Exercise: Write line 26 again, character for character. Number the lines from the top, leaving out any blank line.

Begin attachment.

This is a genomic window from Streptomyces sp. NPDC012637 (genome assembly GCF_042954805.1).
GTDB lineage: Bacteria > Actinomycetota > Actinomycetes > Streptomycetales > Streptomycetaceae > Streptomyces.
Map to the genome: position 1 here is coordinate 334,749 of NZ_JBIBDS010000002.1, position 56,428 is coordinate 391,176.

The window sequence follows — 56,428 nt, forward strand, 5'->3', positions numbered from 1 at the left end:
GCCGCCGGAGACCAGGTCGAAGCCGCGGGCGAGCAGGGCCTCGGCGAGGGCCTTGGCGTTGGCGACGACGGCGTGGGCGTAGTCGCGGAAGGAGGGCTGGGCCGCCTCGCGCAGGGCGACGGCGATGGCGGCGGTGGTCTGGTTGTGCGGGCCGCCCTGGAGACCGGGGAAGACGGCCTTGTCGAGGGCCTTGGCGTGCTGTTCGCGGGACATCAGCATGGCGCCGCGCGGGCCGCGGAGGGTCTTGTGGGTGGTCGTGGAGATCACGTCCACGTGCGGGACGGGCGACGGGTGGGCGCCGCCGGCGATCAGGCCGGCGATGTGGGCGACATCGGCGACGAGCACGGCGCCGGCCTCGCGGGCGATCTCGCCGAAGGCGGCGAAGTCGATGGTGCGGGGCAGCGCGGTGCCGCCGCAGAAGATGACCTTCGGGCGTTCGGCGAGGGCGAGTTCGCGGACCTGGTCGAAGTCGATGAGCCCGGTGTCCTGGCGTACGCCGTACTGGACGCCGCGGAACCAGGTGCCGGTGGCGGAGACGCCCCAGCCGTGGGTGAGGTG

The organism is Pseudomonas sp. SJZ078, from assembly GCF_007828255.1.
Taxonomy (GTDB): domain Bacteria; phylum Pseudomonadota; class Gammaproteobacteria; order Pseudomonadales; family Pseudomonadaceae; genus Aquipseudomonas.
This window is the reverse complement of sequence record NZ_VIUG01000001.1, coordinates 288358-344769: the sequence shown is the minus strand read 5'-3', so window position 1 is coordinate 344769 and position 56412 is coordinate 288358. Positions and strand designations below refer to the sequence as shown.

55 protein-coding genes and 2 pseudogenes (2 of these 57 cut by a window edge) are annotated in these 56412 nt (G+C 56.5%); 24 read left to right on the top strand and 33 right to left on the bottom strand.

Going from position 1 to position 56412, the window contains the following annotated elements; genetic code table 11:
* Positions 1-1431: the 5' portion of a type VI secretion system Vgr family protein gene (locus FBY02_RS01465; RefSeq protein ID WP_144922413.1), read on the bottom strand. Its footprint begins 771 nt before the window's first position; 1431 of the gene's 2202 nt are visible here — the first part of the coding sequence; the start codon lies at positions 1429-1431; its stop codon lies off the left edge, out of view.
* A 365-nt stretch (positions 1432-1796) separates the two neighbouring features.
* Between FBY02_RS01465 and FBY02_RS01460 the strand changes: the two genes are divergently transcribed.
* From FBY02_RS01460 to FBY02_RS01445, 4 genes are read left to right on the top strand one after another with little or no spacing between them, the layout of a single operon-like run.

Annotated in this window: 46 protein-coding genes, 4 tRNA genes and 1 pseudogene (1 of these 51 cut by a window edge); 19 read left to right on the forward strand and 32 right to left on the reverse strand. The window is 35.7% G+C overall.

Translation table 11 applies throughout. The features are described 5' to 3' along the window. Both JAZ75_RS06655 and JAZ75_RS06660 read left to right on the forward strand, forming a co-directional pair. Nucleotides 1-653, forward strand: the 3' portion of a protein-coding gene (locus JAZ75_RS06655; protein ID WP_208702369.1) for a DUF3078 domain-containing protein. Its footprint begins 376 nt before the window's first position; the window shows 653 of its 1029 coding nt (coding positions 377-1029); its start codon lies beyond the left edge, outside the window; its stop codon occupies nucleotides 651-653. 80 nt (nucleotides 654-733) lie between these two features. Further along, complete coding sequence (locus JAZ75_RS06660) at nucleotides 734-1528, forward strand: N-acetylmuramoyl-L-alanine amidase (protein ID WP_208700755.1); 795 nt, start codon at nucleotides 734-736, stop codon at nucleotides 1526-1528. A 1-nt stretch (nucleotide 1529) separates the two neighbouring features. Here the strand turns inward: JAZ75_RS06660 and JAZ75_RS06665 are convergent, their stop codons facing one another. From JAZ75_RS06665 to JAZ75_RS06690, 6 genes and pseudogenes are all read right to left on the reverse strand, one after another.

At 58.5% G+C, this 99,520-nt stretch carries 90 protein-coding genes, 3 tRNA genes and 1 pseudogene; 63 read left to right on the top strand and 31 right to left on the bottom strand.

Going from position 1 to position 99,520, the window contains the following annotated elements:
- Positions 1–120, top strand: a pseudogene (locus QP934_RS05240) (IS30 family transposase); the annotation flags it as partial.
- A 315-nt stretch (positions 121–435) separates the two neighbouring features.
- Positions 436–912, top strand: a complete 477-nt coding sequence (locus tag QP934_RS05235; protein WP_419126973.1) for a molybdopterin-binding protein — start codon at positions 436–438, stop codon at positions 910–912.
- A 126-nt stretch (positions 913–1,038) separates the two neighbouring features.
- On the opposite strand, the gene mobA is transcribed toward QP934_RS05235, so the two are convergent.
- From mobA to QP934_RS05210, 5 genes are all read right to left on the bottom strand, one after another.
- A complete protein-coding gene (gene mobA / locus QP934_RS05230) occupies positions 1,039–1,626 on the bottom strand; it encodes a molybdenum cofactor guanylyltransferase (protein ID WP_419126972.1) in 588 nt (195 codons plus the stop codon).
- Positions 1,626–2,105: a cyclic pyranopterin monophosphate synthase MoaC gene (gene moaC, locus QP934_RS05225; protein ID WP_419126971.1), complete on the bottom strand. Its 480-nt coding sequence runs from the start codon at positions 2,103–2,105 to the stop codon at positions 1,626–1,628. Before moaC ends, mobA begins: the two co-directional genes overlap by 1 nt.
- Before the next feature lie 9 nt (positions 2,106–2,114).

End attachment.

- Positions 1,626–2,105: a cyclic pyranopterin monophosphate synthase MoaC gene (gene moaC, locus QP934_RS05225; protein ID WP_419126971.1), complete on the bottom strand. Its 480-nt coding sequence runs from the start codon at positions 2,103–2,105 to the stop codon at positions 1,626–1,628. Before moaC ends, mobA begins: the two co-directional genes overlap by 1 nt.